Surprisingly or unsurprisingly (depending on your general familiarity with King’s other work) a good proportion of the principal characters are dispatched at various points during the book (I won’t spoil it by saying who and indeed how many). The impact and drama that King offers for each more often than not feels somewhat disproportionate to their contribution to the saga as a whole. Yes they are each given an emotional send off, but the actual level of drama given to each seems just a little too half-hearted.
As the novel eventually draws towards those final moments, King injects an almost dreamlike quality into the storytelling – with the final few pages of the book almost surreal in their overbearingly significant symbolism and utterly magnified importance. And it’s exactly here that the book has split its readers. Vast swathes of previously enthralled followers of the series have come away utterly disheartened and disappointed at this final conclusion. They feel robbed of a more spectacular ending. In fact, many say they feel robbed of an ending full stop. But is it really such a let-down? Well, it’s (as with most things in life) one that is purely down to the individual person. Personally, I felt it was perfectly in keeping with the importance and ambience of the whole epic series. It’s certainly not engulfed in fireworks, but instead plays out a more understated and quietly all-incorporating conclusion. Quite frankly, I was more than happy with how King ended the whole journey. I’m certainly not alone in such an opinion, but not necessarily on the side of the majority here.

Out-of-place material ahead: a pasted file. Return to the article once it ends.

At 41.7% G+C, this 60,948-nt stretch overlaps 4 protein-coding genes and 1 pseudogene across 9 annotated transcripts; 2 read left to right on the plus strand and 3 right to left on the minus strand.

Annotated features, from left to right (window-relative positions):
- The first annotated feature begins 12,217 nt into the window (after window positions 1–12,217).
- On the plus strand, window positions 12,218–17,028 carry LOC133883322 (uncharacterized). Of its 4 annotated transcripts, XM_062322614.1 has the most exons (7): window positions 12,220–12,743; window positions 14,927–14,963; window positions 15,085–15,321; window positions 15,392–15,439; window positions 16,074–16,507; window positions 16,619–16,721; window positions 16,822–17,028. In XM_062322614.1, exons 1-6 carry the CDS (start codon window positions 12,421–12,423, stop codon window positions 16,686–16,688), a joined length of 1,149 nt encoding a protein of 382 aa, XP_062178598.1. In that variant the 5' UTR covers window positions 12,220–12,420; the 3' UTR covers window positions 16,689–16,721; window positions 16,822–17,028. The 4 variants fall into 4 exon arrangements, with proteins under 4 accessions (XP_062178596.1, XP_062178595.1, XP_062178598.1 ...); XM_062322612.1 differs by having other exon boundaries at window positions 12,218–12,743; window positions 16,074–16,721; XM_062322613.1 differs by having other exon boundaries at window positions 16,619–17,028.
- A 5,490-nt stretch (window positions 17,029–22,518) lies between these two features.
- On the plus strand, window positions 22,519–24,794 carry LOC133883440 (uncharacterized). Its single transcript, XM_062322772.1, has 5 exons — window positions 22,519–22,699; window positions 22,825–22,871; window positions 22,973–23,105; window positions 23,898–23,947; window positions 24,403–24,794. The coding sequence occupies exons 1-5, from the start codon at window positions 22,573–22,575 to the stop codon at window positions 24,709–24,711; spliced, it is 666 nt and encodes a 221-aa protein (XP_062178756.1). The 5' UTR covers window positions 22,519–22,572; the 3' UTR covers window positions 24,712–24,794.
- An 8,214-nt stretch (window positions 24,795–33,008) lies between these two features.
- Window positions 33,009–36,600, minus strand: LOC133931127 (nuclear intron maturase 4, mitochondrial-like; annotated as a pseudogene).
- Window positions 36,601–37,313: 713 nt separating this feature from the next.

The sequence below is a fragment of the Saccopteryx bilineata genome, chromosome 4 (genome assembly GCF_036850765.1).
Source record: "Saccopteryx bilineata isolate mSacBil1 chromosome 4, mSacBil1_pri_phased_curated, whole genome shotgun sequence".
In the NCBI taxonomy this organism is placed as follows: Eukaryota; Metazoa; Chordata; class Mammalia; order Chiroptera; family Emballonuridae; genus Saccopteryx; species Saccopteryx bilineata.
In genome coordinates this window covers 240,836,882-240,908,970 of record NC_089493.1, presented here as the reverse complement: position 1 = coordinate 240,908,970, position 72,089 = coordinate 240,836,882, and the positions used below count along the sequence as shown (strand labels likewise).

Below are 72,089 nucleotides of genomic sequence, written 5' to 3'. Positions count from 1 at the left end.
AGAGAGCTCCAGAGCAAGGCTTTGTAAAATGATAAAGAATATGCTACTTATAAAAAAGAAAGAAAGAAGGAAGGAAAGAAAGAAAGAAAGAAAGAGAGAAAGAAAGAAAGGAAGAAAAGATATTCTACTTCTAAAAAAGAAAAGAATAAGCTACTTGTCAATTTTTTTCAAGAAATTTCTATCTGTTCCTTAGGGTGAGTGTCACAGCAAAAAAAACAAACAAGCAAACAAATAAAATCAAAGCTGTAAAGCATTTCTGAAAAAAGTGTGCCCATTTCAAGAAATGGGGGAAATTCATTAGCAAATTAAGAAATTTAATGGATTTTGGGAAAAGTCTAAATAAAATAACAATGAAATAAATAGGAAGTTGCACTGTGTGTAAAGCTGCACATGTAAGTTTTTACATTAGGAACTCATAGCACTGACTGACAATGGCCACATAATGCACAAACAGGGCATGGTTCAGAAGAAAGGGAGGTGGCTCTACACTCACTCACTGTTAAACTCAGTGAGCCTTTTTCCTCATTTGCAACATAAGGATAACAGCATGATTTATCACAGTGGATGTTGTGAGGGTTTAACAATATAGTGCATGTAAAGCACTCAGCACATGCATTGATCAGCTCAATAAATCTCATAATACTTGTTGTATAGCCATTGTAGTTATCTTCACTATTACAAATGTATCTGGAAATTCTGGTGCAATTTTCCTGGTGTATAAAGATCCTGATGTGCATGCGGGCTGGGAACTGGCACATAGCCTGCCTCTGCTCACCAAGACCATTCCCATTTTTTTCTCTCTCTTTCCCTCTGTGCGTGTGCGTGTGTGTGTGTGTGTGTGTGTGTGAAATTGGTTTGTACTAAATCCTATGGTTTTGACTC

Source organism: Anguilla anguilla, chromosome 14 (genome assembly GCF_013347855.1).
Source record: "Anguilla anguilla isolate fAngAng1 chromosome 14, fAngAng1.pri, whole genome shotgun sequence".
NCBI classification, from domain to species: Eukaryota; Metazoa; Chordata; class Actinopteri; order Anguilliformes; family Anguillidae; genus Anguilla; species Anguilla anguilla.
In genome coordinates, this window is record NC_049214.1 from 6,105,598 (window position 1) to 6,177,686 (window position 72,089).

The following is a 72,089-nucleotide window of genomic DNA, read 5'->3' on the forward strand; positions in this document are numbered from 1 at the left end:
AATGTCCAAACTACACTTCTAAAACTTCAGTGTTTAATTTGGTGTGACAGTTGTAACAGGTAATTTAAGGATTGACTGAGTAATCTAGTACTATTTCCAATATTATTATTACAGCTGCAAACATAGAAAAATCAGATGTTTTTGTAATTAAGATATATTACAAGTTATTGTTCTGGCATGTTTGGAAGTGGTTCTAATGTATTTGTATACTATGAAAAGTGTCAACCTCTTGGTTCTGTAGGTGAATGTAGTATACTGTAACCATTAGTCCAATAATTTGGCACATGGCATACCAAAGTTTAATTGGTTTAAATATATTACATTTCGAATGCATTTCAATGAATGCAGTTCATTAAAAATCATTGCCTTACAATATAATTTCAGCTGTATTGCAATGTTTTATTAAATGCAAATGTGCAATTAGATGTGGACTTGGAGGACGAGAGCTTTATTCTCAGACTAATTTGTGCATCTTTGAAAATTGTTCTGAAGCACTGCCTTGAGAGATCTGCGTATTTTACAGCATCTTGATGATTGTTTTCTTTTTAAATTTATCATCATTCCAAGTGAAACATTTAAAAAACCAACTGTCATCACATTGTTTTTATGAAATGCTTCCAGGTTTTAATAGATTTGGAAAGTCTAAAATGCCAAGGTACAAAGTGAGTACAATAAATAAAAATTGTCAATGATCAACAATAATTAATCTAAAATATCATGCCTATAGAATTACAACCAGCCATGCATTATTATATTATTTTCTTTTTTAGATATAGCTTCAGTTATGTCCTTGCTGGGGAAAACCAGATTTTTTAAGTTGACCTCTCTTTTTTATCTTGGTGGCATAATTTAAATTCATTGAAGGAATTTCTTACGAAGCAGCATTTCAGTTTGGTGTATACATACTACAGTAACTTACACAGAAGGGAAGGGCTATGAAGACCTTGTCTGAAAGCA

As a final note I would never discourage anyone from beginning on the ‘Dark Tower’ series. Whatever disappointment some may feel with the ending cannot possibly outweigh the sheer enjoyment that can be obtained from the preceding books. Whether your invested time in the books feels like a let-down at the final post or not, still does not detract from what has otherwise been a truly incredible journey. I may be slightly biased here as I thoroughly enjoyed the way the series ended, but I cannot get on board with those that think it therefore destroys the entire magnificent story that preceded it.
The book runs for a total of 845 pages.
© DLS Reviews